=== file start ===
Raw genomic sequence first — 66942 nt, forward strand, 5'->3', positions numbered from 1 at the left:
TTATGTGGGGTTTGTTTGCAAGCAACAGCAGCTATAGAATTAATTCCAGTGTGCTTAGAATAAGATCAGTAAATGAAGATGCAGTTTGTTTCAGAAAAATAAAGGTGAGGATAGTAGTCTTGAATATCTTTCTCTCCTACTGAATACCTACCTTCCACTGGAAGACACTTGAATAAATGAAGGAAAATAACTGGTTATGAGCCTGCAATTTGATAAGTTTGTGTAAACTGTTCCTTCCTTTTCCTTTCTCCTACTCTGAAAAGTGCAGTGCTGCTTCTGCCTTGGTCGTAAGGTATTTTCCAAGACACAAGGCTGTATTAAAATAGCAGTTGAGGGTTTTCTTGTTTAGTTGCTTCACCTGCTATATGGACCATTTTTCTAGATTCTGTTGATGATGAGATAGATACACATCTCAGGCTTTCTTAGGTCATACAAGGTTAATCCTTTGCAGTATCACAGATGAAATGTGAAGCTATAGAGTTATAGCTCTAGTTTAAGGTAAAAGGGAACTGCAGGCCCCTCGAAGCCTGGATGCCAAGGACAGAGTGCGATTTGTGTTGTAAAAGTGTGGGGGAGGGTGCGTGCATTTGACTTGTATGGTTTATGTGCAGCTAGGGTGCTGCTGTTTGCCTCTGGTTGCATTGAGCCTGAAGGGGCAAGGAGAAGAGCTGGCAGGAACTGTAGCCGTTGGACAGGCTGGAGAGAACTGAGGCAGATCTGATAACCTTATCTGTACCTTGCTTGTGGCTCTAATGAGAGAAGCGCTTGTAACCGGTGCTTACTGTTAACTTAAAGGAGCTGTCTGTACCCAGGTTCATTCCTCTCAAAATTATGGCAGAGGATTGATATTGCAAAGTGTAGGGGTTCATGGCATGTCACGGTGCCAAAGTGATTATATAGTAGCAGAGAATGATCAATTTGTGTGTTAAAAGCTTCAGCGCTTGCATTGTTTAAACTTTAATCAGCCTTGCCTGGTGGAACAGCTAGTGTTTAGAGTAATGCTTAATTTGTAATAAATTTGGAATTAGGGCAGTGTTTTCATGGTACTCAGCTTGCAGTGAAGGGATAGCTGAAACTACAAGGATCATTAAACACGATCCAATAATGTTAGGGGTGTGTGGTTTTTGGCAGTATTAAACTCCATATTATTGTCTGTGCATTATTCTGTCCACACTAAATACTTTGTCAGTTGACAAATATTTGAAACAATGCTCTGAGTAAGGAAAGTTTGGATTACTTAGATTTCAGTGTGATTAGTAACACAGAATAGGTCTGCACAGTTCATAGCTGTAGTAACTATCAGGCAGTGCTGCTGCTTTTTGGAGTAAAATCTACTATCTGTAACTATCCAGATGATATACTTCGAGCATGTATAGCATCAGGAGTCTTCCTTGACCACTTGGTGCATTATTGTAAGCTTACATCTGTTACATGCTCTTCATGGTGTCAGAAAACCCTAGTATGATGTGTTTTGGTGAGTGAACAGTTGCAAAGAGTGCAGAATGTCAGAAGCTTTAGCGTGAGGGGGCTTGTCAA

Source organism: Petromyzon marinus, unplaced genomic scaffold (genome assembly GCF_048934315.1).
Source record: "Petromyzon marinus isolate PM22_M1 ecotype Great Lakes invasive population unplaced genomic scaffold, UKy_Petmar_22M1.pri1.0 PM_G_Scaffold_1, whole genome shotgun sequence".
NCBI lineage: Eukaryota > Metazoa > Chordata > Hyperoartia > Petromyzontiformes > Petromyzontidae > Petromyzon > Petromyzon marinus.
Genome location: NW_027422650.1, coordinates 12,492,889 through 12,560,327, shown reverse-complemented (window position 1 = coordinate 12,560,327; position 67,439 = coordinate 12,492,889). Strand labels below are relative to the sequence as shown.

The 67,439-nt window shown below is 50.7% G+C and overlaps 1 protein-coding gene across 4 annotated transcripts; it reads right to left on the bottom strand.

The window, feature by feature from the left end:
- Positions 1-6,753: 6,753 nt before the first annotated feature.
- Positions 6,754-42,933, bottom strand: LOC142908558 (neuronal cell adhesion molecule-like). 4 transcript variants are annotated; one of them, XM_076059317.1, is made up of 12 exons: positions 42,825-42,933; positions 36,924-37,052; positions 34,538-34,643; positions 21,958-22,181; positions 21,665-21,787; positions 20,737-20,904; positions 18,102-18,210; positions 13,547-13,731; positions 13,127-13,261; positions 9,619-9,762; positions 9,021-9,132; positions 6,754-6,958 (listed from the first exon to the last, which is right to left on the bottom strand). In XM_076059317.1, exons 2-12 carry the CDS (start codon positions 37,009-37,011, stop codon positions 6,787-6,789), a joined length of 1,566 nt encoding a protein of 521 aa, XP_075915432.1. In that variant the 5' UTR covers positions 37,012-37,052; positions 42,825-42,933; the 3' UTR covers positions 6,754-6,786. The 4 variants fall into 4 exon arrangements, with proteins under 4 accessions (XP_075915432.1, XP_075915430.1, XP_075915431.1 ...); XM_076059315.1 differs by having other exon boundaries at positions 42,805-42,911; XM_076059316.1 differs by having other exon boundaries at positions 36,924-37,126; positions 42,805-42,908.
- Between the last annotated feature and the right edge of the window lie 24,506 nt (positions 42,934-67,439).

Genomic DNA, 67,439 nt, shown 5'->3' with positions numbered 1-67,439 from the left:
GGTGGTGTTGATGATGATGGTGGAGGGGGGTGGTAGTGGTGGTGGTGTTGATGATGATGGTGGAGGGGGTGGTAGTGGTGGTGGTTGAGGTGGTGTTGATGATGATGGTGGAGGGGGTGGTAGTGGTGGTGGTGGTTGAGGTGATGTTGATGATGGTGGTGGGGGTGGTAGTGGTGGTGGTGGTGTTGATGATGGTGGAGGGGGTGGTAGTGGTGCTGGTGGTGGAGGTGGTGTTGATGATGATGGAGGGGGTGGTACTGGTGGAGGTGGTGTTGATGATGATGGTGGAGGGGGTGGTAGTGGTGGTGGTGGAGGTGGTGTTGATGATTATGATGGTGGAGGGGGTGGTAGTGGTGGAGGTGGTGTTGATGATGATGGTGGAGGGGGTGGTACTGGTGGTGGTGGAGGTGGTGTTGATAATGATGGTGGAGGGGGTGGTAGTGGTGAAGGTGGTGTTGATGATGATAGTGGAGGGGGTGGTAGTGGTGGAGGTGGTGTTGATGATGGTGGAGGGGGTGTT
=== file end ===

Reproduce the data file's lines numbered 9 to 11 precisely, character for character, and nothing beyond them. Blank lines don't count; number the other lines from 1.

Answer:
- Positions 1-6,753: 6,753 nt before the first annotated feature.
- Positions 6,754-42,933, bottom strand: LOC142908558 (neuronal cell adhesion molecule-like). 4 transcript variants are annotated; one of them, XM_076059317.1, is made up of 12 exons: positions 42,825-42,933; positions 36,924-37,052; positions 34,538-34,643; positions 21,958-22,181; positions 21,665-21,787; positions 20,737-20,904; positions 18,102-18,210; positions 13,547-13,731; positions 13,127-13,261; positions 9,619-9,762; positions 9,021-9,132; positions 6,754-6,958 (listed from the first exon to the last, which is right to left on the bottom strand). In XM_076059317.1, exons 2-12 carry the CDS (start codon positions 37,009-37,011, stop codon positions 6,787-6,789), a joined length of 1,566 nt encoding a protein of 521 aa, XP_075915432.1. In that variant the 5' UTR covers positions 37,012-37,052; positions 42,825-42,933; the 3' UTR covers positions 6,754-6,786. The 4 variants fall into 4 exon arrangements, with proteins under 4 accessions (XP_075915432.1, XP_075915430.1, XP_075915431.1 ...); XM_076059315.1 differs by having other exon boundaries at positions 42,805-42,911; XM_076059316.1 differs by having other exon boundaries at positions 36,924-37,126; positions 42,805-42,908.
- Between the last annotated feature and the right edge of the window lie 24,506 nt (positions 42,934-67,439).